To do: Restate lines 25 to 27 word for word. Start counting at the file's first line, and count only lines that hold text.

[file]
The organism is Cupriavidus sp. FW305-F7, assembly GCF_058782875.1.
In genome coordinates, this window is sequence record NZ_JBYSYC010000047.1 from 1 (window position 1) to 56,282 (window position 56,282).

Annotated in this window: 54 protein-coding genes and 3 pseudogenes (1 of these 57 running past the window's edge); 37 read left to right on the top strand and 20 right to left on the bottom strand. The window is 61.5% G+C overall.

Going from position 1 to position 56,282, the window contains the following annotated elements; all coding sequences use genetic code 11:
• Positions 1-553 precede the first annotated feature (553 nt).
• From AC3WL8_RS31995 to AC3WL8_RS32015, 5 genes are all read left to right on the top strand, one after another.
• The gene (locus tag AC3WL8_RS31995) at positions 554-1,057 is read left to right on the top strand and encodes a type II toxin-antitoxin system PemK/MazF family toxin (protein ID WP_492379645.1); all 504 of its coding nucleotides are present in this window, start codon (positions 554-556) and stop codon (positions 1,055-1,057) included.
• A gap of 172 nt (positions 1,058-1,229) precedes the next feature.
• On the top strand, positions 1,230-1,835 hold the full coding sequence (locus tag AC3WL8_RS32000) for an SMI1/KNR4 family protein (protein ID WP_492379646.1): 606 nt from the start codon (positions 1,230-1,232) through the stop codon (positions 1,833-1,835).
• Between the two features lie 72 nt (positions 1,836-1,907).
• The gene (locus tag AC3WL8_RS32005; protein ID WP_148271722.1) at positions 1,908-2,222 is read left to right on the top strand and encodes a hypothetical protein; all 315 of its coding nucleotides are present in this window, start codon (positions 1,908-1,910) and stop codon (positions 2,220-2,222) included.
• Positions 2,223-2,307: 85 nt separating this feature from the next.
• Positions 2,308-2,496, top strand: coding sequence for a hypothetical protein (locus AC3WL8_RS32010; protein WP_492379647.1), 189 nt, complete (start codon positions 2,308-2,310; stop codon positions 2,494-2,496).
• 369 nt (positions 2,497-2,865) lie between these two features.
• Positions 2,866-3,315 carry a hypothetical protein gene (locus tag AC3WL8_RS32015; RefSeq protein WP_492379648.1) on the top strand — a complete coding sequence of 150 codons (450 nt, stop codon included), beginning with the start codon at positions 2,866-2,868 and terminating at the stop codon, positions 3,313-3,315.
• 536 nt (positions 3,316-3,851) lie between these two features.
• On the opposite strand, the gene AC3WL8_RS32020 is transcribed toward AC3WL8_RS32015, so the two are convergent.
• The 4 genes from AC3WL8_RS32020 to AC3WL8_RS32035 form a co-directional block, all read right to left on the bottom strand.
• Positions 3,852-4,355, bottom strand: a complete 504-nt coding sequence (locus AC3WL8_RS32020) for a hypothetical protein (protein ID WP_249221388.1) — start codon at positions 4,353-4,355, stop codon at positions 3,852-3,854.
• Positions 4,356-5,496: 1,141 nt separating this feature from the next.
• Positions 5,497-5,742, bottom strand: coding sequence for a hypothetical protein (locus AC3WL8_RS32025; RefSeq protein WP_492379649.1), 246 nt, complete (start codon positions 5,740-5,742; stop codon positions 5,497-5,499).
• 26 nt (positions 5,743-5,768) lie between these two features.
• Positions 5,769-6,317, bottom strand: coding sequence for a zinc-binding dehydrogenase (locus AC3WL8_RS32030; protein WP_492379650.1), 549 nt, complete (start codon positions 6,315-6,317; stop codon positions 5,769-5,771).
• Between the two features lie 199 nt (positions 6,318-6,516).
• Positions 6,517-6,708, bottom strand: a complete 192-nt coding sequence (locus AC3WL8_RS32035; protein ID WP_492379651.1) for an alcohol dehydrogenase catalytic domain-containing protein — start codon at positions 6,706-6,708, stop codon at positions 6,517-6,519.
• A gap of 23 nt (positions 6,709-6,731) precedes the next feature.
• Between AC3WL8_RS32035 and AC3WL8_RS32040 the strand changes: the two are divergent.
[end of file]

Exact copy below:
• Positions 6,517-6,708, bottom strand: a complete 192-nt coding sequence (locus AC3WL8_RS32035; protein ID WP_492379651.1) for an alcohol dehydrogenase catalytic domain-containing protein — start codon at positions 6,706-6,708, stop codon at positions 6,517-6,519.
• A gap of 23 nt (positions 6,709-6,731) precedes the next feature.
• Between AC3WL8_RS32035 and AC3WL8_RS32040 the strand changes: the two are divergent.